CAMPAIGNS – YOUTH POLICY – TALKING TO YOUNG PEOPLE
The Campaigns arm of the British Youth Council is seeking young people’s involvement in the following survey:
Have your say and help make sure services are focused on the needs of children and young people. (Plus your chance to WIN £30 VOUCHER)
The Local Government Association have teamed up with the British Youth Council to ask young people to help them develop a set of ambitions that all organisations who work with young people should have for them.
Here is your link to the survey: https://www.surveymonkey.com/s.aspx?sm=weW2YLoRtWajZR5P_2bu4vSQ_3d_3d
The Local government Association work with local councils across the UK to support, promote and improve local government (www.local.gov.uk)
The Local Government Association is working to ensure our public services are ‘rewired’ to ensure they are able to deliver top quality services. They want to ensure all organisations (public, private or voluntary sector) who work with children and young people hold ‘shared ambitions’ for children and young people. These ‘shared ambitions’ should help make sure services are focused on children and young people’s needs.
As is often the case the idea proposed – the sharing of ambitions – seems simply good and beyond reproach. The reality is that the Local Government Association [LGA] is actively promoting a particular ambition for both children and young people; that they should grow into ’emotionally resilient’ individuals as prescribed in the Young Foundation’s Framework of Outcomes for Young People. At the very least this ought to be a contested rather than a shared ambition. Tony Taylor’s critique of the Outcomes agenda notes that the Foundation’s and indeed the LGA’s ideological ambition is clear.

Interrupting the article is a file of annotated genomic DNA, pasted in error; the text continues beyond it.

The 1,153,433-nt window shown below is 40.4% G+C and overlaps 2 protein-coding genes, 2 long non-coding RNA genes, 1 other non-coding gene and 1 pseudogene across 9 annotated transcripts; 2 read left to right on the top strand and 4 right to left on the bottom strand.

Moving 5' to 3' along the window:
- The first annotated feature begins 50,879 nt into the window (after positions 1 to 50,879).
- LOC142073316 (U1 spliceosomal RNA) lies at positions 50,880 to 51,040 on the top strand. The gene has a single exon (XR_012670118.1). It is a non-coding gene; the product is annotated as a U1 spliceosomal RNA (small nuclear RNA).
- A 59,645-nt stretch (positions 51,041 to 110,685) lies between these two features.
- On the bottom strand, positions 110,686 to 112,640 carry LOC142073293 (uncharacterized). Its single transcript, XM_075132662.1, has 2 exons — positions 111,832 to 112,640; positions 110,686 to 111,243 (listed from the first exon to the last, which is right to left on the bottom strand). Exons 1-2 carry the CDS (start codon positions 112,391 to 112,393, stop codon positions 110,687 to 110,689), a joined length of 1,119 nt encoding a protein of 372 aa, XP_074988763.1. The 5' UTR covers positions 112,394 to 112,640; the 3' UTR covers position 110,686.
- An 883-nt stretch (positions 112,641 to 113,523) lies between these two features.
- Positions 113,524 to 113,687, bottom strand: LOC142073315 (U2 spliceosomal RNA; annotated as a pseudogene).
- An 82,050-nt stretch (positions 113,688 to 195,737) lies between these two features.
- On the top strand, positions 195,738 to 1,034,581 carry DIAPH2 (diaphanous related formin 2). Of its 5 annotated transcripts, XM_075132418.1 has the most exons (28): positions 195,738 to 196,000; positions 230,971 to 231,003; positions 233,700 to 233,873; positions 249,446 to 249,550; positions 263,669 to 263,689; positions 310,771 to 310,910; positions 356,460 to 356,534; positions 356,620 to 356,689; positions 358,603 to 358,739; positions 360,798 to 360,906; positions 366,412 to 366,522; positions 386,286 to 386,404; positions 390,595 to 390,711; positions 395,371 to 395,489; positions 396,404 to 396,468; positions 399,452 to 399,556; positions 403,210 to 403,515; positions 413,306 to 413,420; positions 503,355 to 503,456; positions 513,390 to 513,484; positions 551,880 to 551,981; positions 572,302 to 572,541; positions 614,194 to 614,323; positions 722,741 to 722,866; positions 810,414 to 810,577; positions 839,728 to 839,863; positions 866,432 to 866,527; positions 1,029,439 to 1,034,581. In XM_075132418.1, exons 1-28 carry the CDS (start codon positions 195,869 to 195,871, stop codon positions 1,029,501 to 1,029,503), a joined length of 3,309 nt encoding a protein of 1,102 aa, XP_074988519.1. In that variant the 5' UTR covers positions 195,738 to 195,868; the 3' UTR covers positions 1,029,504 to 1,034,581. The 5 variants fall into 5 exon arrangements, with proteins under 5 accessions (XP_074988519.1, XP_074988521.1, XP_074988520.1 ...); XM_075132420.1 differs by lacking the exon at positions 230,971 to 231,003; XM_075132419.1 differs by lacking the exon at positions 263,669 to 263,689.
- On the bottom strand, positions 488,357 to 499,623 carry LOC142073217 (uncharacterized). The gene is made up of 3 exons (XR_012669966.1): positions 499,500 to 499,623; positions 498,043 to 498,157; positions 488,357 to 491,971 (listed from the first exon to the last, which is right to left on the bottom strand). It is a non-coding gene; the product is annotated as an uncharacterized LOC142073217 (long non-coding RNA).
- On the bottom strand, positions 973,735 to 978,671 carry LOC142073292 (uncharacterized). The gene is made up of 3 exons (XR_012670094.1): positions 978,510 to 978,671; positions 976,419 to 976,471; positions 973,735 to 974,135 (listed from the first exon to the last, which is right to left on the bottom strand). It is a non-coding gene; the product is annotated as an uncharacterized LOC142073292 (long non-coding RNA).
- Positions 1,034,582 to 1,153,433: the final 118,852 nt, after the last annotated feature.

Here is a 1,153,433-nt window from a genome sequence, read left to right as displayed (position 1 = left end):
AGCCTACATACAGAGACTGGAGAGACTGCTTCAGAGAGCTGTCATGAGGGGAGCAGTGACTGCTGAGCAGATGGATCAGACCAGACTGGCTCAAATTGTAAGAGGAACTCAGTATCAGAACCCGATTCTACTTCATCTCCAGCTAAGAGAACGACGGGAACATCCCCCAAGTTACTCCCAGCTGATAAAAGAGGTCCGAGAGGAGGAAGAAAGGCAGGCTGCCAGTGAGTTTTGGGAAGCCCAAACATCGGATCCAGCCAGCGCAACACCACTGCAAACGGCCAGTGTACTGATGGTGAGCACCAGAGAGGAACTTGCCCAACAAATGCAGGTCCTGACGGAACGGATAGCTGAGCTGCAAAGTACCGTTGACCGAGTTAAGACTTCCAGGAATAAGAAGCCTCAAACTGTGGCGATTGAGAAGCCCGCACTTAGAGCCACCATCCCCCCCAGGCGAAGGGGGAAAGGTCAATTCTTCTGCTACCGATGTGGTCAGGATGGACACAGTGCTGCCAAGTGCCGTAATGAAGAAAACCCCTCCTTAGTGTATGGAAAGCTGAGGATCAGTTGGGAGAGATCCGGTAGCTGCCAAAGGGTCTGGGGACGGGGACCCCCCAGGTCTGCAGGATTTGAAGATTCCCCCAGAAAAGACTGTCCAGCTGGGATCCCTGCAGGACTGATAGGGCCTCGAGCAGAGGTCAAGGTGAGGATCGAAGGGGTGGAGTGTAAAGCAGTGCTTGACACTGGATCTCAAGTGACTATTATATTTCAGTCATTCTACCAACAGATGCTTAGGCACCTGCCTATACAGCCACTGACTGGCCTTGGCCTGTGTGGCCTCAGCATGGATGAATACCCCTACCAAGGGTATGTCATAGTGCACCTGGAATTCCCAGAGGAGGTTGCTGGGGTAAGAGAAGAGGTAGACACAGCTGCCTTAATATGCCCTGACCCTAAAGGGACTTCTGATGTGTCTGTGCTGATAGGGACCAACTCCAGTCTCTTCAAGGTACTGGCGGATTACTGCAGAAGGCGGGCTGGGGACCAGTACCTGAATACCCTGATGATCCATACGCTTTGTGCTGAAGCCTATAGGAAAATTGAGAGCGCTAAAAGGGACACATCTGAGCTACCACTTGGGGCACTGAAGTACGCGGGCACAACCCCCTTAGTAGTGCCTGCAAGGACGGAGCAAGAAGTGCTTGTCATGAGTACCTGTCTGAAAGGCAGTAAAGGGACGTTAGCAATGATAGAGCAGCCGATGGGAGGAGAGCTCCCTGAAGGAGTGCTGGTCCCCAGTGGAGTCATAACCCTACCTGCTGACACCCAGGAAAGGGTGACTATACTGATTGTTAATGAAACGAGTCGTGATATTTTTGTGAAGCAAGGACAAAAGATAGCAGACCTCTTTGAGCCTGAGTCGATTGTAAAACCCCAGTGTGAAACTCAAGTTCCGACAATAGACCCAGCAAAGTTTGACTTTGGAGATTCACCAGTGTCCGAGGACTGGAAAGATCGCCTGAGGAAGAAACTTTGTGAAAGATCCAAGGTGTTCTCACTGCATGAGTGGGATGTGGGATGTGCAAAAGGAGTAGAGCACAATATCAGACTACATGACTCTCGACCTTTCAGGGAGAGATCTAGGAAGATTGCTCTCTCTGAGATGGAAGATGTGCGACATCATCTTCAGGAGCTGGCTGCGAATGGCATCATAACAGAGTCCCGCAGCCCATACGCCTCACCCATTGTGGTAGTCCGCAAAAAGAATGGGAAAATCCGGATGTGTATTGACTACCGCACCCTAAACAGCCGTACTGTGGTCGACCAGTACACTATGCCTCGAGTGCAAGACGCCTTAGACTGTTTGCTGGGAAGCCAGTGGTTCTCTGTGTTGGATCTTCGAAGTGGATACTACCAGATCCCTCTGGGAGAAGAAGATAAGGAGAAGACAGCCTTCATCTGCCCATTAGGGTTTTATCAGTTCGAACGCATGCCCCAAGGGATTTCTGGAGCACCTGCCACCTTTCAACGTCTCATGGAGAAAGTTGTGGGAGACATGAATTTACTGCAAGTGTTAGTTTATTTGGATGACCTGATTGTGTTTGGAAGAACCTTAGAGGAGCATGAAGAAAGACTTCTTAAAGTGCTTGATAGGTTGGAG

The die is cast immediately. The product of the framework is to be the ’emotionally resilient’ young individual, who through the planned interventions of youth workers, will shrug their shoulders at adversity. Utterly in tune with government policy this manufactured individual will have less need for public services such as health and social welfare and will be willing to work for whatever wages, zero-hour contracts or indeed benefits are on offer. This is the self-centred compliant young person of neo-liberalism’s dreams. The last thing such an obedient cipher would do is to ask, “how come this is happening to me, my mates, to thousands of others?” Nowhere in the Framework is there an acknowledgement that to talk of personal change demands an engagement with the social and political circumstances underpinning young people’s lives.
Meanwhile of course young people should be encouraged to respond, alongside, if it fits, chatting collectively about what the survey is getting at. It would be interesting to unpack what quite is meant by ‘rewired’ public services!